Fintech startups looking to disrupt payday lending are using artificial intelligence to make loans with rates as low as 6% and with default rates of 7% or less.
AI can make a difference on several fronts, the startups say. It can process enormous amounts of data that traditional analytics programs can’t handle, including data scraped constantly off the borrower's phone. It can find patterns of creditworthiness or lack thereof on its own, without having to be told of every clue and correlation, startups like Branch.co say. And the cost savings of eliminating the need for loan officers lets these companies make the loans at a profit.
Urgency outweighs privacy
MyBucks is a little-known, oddly named Luxembourg-based fintech company that started lending in South Africa but is spreading around the globe.
It’s also doing several things many U.S. banks would like to do, such as identity proofing and enrolling new customers in its lending service through a mobile device and sending loan funds to that device within 15 minutes.
It’s making loans to previously unbanked people with no credit score at rates of 20% for loans of less than six months and 25% to 40% for long-term installment loans. And it’s profitable.
The power behind the lending operation is a credit-scoring engine called Jessie. Jessie analyzes cell phone bill payment history, bank account history (if the person has a bank account), utility bills, geolocation, and credit scores.
“We've built a fraud engine that allows us to credit score quite efficiently, and check whether or not there is any fraudulent behavior,” said Tim Nuy, deputy CEO.
Some of this information, including transaction histories and geolocation, the system pulls from the customer’s own device, with consent.
“Android has no privacy restrictions whatsoever,” Nuy said. “iPhone is slightly less.”
People who are underbanked tend to be unconcerned about privacy. They're more worried about meeting an urgent need for cash.
The software has allowed MyBucks, which has deposit and lending licenses in several countries, to reduce the timeline for getting credit from at least a week to 15 minutes.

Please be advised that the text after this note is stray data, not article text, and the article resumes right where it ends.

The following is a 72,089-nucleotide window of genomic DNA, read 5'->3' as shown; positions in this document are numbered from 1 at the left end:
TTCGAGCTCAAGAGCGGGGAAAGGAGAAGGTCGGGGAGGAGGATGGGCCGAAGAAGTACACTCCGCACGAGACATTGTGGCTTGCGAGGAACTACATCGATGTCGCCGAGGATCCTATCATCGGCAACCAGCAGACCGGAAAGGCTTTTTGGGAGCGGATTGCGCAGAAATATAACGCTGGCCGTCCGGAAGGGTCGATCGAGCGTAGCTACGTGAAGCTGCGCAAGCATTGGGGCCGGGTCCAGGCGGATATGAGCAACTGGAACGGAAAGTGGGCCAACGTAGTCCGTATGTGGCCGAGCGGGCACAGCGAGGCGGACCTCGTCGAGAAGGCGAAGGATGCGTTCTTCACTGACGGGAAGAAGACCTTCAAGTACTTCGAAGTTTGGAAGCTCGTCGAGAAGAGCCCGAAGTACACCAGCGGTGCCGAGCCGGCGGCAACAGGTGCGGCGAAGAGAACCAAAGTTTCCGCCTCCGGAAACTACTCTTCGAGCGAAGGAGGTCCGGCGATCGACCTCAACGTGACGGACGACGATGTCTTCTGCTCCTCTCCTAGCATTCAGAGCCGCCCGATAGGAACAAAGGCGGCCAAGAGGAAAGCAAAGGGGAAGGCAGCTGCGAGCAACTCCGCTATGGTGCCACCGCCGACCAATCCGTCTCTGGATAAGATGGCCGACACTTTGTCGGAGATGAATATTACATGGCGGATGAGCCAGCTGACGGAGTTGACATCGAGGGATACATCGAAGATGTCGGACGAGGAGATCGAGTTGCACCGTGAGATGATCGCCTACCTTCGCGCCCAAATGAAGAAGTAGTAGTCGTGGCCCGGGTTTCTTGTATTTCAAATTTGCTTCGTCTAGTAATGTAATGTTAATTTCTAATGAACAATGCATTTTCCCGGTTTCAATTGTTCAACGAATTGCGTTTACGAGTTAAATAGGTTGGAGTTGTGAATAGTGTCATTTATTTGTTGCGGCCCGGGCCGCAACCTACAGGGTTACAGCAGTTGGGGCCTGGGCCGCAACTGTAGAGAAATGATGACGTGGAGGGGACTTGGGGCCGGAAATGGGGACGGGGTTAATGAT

“That's transformational,” Nuy said. “That's why we are winning client access and cost even though we're continuously fighting to break the paradigm of people thinking they have to go to a branch.”
Because people don't realize they can use their mobile phone as a bank, MyBucks typically has five or six kiosk-size branches in a market where agents with tablets assist people with the initial application. They teach customers how to serve themselves from a mobile device from that point on.
The cell phone companies MyBucks works with help with the quick identity proofing. In some countries, consumers have to provide a passport to obtain a SIM card. Phone providers and banks won't hand out personal information, but they will confirm basic identity data points.
MyBucks' current loan book is $80 million. The loans range from $5 to $5,000; the average is $250. The smallest loans are short term, up to six months. The larger, longer term loans are installment loans backed by payroll collection mechanisms. They’re used mostly for home improvement, small business, and education.
“Schools in Africa don't generally offer installment-based payments, so people would rather take a loan and pay if off over the year,” Nuy said.
The company has been at a 7% default rate for the past four years, by design.
“The great thing about data science is, we can tell the system what our tolerated risk level is, then the system will tell us which clients to approve and which not,” Nuy said. “And it sets the return rate based on the risk to make sure we get to that default level.”
AI lets MyBucks pull in data components from a diverse set of information points it otherwise wouldn't be able to process, including mobile money payments, income data and utility bills.
“The power of artificial intelligence versus business intelligence is BI is purely retrospective, whereas AI looks forward into the future and predicts — what will this person do based on similarity with other customers?”